My name is Sylvie Durlacher and I am a rising Senior at The Ohio State University studying Education and Leadership Studies. This summer The Columbus Foundation has granted me an unparalleled opportunity to continue to cultivate my passion for working with non-profit organizations as a Summer Fellow with Neighborhood Services Inc. If my first week at my host organization is any indication of how the remaining weeks of this summer-long experience will be, I am truly in for what will be the most formative experience of my undergraduate career.
Neighborhood Services Inc. seeks to, “improve the quality of life in the Columbus community by compassionately and respectfully serving our neighbors in need”. Since NSI is located essentially walking distance from Ohio State’s campus, I am able to walk to work every day! Though, at the conclusion of my first week I realized that I wouldn’t need to rely on that walk to get my steps in for the day! (During my day I am continually on my feet–helping unload new deliveries, restock shelves and engaging with the neighbors!) Today, for example, I learned how to skillfully use a pallet jack–a piece of “machinery” that is incredibly necessary in a food pantry in order to move produce and other goods–hmm I wonder if I can add that skill to my resume after this summer 🙂 While I inherently enjoy my daily walk to and from work, it has quickly come to have an added level of significance. As I walk towards the intersection of 18th Ave and 4th St., the blocks between NSI’s service area and Ohio State’s campus growing, I am confronted a disturbing reality: access to basic necessities (fundamental basic rights) like fresh food is not equal in the city I have come to call home.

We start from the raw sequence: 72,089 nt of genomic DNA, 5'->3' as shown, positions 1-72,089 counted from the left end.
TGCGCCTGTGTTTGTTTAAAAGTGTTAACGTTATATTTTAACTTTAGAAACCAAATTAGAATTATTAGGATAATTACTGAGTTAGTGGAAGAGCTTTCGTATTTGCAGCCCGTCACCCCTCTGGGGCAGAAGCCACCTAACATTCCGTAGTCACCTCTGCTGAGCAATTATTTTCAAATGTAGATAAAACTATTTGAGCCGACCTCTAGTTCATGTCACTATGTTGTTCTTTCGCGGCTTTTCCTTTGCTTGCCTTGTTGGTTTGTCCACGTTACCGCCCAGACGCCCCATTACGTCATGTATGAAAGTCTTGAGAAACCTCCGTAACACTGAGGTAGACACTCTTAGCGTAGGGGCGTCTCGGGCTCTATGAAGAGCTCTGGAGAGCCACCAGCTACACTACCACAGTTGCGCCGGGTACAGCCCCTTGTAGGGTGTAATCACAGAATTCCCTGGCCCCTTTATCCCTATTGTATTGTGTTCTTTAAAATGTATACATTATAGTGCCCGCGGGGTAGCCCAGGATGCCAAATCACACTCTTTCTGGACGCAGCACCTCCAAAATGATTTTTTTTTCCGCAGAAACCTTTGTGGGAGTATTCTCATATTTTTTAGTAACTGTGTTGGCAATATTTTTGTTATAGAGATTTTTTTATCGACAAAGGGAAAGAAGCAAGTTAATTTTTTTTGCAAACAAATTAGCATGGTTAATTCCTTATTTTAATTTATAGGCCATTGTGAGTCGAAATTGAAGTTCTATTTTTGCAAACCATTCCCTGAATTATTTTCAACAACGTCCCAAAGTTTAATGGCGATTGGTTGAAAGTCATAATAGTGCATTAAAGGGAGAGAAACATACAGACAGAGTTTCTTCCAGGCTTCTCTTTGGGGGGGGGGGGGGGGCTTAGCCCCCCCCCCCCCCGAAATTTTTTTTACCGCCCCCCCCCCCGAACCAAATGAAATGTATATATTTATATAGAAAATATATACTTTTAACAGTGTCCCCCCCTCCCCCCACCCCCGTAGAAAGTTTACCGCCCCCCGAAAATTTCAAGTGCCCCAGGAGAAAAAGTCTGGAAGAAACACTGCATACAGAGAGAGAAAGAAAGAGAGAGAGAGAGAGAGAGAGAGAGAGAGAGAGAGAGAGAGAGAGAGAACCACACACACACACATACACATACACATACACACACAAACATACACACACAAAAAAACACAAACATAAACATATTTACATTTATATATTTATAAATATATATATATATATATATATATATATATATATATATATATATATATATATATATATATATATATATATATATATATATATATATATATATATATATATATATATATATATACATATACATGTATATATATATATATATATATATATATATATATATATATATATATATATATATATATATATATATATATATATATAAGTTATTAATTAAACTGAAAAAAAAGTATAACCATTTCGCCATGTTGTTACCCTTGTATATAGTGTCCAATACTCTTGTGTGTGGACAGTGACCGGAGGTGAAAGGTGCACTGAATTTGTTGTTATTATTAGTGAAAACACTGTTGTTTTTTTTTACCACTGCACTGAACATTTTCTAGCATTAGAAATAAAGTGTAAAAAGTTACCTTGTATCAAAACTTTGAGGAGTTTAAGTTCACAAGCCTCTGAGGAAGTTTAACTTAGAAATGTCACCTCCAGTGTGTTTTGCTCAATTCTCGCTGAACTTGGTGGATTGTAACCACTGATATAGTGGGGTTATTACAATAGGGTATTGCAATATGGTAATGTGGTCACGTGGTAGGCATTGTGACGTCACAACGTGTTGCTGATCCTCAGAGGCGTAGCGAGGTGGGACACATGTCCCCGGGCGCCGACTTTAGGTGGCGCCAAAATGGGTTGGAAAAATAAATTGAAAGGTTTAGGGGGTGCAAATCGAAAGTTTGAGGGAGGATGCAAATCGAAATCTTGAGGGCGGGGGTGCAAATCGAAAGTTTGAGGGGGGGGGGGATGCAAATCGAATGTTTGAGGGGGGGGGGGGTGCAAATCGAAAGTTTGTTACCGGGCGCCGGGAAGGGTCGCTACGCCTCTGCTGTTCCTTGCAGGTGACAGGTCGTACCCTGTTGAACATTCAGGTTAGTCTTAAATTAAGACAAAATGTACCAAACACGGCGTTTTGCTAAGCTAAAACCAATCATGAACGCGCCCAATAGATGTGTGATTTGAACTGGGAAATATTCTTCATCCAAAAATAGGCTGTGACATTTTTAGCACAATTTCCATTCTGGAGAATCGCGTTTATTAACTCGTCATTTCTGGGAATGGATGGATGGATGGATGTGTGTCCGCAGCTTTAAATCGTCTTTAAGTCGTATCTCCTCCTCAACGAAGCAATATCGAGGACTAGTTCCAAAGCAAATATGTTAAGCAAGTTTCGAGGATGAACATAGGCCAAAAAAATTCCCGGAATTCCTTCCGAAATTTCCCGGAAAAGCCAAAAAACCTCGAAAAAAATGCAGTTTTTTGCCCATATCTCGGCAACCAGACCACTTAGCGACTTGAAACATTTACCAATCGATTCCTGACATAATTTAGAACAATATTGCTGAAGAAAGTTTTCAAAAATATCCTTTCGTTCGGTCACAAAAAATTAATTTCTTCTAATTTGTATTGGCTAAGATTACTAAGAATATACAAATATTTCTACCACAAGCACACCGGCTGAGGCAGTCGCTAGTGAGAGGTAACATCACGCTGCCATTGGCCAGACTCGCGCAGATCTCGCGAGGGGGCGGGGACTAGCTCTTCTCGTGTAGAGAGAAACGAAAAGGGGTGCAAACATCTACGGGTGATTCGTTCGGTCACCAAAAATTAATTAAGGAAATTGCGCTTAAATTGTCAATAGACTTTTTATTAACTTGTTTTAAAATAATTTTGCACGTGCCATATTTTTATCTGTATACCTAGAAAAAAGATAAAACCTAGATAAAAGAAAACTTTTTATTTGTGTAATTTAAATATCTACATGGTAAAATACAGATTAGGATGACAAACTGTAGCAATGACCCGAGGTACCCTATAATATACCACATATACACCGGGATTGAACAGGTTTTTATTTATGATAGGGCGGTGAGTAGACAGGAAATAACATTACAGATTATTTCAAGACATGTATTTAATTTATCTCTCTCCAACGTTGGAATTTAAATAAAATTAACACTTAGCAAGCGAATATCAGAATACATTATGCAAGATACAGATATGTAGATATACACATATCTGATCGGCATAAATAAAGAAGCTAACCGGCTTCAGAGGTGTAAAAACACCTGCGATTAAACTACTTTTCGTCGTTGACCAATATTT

Some people (I think too many) are unaware that categorically, Franklin County has some of the gravest Food Deserts. Neighborhood Services, Inc. serves four zip codes, encompassing the Linden, Weinland Park, and University Area. NSI’s service area is in one of these Food Deserts, with the nearest grocery store located more than a mile away. In my time at NSI thus far I have had the opportunity to work in numerous roles. Working the front desk assisting with the in-take process and helping NSI’s clients in the actual food pantry have offered me more than just context for the project I will be doing. I am gaining a new understanding of the lives of my neighbors. I am grateful for the trust they have enlisted in me, their eagerness to share their stories with me and ultimately their desire to help me become more aware of the complexity of the issues perpetuated by poverty that our neighbors face and the role that I can play in addressing them.
Overall, I am overwhelmed with a hopeful sense of optimism about the impact my work will have this summer on NSI and their partners and stakeholders’ understanding of barriers to equitable food access in Columbus, Ohio. I am excited to see how my design and implementation of an in-depth survey of NSI’s neighbors will be used to inform their current and future work and practices.
Neighborhood Services’ organizational value of serving with compassion, humility and respect truly transcend all aspects of their work. Just a week into my Summer Fellowship and I am finding that these values guide me and shape my own approach to this work as a new member of the NSI community.
Until next week,